--Alan Britt, judge for the 2013 Bitter Oleander Press Library of Poetry Book Award.

A deep and selfless imagination anchors The Cave. Tom Holmes gives himself over completely to his vision and his project is nothing less than inhabiting the spirit and the flesh of our collective ancestors. The speakers here, in the daily specifics of early life on earth, retell the beginnings of our consciousness as it rises from fire and rocks to images illuminated on the cave walls and in the night sky. Each poem is a distillation of the individual efforts of art that result in the common bonds of our humanity. From “blood on his finger” and “burnt wood and ash” to “where the wind took form” we retrace our physical and spiritual past in song and paint. The voices in these poems are absolutely credible, and Holmes’ writing is “a song it carries from a star.”
– Christpoher Buckley, author of Back Room at the Philosopher's Club

A writer looks at the famous Paleolithic cave paintings in France, and then he becomes an ancestor at art’s birth, birthing himself as a writer at the same time. Tom Holmes “set down [his] bowl of burning animal fat / to illuminate this hollow the world” in poems that embrace what it means to be a fledgling human and nods toward Platonic allegory in poems that delight and sometimes sear. In “An Origin of the Other” the sacred and the earthy conjoin in manifesting this human world, what we have been, what we have become and are becoming still. An ambitious and strange book of intelligence and empathy.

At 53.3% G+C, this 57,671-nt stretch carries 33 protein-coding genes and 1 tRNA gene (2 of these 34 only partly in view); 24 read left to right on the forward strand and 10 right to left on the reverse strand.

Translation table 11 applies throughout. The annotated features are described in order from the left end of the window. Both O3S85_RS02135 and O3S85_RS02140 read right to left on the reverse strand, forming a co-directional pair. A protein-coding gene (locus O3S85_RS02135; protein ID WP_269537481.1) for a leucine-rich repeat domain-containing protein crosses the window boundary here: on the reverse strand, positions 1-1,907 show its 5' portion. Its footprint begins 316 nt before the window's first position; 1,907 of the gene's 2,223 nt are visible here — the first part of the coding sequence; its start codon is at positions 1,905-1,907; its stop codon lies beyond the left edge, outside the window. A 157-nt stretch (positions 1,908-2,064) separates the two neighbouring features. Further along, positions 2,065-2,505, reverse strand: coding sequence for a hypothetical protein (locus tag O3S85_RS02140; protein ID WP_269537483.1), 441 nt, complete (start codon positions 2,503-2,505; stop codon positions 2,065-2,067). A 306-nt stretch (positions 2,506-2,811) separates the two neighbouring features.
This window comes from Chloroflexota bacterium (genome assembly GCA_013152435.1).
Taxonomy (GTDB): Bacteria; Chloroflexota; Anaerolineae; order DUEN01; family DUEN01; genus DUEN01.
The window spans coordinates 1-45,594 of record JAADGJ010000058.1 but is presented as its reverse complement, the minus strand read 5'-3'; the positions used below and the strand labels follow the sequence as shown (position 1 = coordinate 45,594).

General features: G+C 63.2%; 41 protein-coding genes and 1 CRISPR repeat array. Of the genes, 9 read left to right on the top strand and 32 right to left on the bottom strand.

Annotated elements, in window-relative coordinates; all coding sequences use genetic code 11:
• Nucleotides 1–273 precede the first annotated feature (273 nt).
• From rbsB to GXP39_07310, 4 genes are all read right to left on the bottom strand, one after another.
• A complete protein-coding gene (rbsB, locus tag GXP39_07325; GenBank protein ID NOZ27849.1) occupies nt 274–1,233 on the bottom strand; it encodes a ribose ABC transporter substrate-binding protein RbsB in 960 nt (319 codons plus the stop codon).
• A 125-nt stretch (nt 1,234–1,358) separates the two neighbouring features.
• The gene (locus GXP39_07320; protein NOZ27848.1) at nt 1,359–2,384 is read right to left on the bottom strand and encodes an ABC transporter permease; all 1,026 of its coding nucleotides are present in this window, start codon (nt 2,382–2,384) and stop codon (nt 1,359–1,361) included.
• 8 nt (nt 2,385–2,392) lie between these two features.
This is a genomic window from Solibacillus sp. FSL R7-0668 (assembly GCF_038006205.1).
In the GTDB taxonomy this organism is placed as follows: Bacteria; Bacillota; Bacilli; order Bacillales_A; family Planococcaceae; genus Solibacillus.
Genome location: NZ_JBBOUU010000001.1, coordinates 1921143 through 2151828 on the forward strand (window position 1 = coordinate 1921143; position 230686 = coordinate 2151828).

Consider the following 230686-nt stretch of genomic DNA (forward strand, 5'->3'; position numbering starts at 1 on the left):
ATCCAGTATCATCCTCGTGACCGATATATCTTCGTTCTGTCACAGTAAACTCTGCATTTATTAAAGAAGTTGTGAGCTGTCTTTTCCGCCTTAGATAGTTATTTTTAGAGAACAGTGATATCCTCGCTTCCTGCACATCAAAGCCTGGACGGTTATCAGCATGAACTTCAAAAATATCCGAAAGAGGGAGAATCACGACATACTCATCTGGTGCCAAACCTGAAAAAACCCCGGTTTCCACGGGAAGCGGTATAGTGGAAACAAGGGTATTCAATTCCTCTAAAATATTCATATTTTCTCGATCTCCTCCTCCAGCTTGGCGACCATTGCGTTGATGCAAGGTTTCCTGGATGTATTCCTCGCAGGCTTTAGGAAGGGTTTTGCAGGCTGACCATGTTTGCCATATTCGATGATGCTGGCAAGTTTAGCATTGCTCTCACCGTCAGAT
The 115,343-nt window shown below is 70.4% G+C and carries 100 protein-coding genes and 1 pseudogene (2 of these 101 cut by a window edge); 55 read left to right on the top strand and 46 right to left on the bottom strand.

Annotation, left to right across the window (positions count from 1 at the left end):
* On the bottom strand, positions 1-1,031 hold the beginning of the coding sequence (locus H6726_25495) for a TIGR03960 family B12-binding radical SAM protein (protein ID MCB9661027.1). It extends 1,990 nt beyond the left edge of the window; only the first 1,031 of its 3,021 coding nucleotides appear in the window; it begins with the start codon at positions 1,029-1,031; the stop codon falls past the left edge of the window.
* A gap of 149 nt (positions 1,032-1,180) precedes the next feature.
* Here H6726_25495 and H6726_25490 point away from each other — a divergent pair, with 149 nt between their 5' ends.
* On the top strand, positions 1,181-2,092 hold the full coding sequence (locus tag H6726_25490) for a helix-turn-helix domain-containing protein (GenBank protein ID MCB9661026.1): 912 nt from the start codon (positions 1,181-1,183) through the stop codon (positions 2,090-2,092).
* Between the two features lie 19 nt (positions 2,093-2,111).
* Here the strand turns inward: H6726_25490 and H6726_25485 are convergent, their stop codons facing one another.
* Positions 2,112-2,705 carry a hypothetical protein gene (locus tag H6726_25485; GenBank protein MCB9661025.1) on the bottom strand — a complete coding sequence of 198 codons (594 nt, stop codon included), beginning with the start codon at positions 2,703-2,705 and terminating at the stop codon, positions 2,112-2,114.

– Laura McCullough, author of Rigger Death & Hoist Another

Today's book of poetry cut and pasted two of those blurbs from the excellent poetry site Redactions. Which you can see here:  http://www.redactions.com/our-books.asp 


Tom Holmes
Three Bad-Ass Poets: Tom Holmes - Reads Paleolthic Poems
Video by Semlohsa Moht



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Poems cited here are assumed to be under copyright by the poet and/or publisher.  They are shown here for publicity and review purposes.  For any other kind of re-use of these poems, please contact the listed publishers for permission.